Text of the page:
During the summer months (In Texas that's at least May through September) I frequently come to the house in the evening with clothes soaked through with sweat, and undress on the back porch - luckily there's no neighbors within over a mile in that direction. ::facepalm:: Everything I own is wet with sweat. When my wallet dries it has salt powder on it. My knife preference is good quality, properly tempered carbon steel. In my experience a knife that is carried and used regularly and given even modest care will rarely if ever rust.

Not trying to be contrary or talk anyone out of anything - buy and carry what you like and can afford. Or can talk yourself into. :lol: ::handshake::

Ken
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kootenay joe
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Re: Great Eastern Cutlery Brand

Postby kootenay joe » Fri Oct 26, 2018 2:25 am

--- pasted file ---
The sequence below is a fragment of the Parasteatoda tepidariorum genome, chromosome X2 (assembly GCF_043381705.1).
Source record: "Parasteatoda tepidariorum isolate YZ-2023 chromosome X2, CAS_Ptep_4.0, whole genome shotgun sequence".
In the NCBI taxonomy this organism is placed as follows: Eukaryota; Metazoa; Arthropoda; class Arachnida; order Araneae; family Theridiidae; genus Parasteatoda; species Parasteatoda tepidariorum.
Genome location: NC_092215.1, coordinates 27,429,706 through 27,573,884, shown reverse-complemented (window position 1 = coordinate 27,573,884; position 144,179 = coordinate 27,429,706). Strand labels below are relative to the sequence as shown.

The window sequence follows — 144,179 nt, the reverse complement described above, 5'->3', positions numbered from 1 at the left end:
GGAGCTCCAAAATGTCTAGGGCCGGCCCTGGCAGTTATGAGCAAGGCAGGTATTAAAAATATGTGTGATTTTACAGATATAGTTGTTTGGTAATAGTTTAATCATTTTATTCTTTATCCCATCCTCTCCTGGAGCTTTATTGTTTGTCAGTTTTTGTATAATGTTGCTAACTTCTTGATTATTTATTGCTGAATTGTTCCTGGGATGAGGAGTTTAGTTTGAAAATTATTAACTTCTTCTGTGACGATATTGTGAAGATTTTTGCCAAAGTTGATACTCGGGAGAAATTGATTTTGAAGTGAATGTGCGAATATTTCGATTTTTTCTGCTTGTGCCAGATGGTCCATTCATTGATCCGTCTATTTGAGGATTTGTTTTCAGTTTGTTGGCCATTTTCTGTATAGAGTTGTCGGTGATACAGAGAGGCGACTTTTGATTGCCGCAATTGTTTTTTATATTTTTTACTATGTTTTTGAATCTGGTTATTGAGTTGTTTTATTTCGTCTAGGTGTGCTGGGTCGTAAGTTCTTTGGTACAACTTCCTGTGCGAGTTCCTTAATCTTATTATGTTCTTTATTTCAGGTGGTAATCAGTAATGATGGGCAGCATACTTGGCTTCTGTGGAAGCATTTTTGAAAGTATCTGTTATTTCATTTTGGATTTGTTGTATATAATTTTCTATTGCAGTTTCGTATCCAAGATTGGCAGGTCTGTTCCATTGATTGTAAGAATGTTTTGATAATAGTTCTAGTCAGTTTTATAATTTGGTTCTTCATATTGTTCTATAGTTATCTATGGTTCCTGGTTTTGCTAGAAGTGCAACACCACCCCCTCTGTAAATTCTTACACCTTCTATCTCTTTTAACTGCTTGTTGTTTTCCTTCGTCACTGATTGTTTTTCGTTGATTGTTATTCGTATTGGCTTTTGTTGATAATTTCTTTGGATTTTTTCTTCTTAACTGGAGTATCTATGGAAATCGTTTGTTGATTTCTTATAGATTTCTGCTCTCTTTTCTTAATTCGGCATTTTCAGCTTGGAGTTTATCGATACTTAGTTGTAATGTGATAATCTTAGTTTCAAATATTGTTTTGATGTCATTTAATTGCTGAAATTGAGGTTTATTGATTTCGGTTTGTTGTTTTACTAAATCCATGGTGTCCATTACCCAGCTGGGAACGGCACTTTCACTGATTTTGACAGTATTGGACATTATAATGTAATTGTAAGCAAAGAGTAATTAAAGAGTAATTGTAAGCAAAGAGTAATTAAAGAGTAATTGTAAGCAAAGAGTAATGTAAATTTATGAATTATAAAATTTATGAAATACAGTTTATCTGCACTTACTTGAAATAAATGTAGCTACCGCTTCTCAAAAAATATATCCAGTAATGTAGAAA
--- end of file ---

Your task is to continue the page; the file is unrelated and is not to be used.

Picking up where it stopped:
Ken i know what it is like to come in and clothes are dripping wet and hard to peel off, and i live way North of Texas. So i know your knife gets soaked even if in a belt sheath. Do you apply a light coat of oil every 2-3 days ? (to the knife that is) And wipe with a dry cloth when you come in for the day ?
kj

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Re: Great Eastern Cutlery Brand

Postby Mumbleypeg » Fri Oct 26, 2018 3:38 am

kootenay joe wrote:Ken i know what it is like to come in and clothes are dripping wet and hard to peel off, and i live way North of Texas. So i know your knife gets soaked even if in a belt sheath. Do you apply a light coat of oil every 2-3 days ? (to the knife that is) And wipe with a dry cloth when you come in for the day ?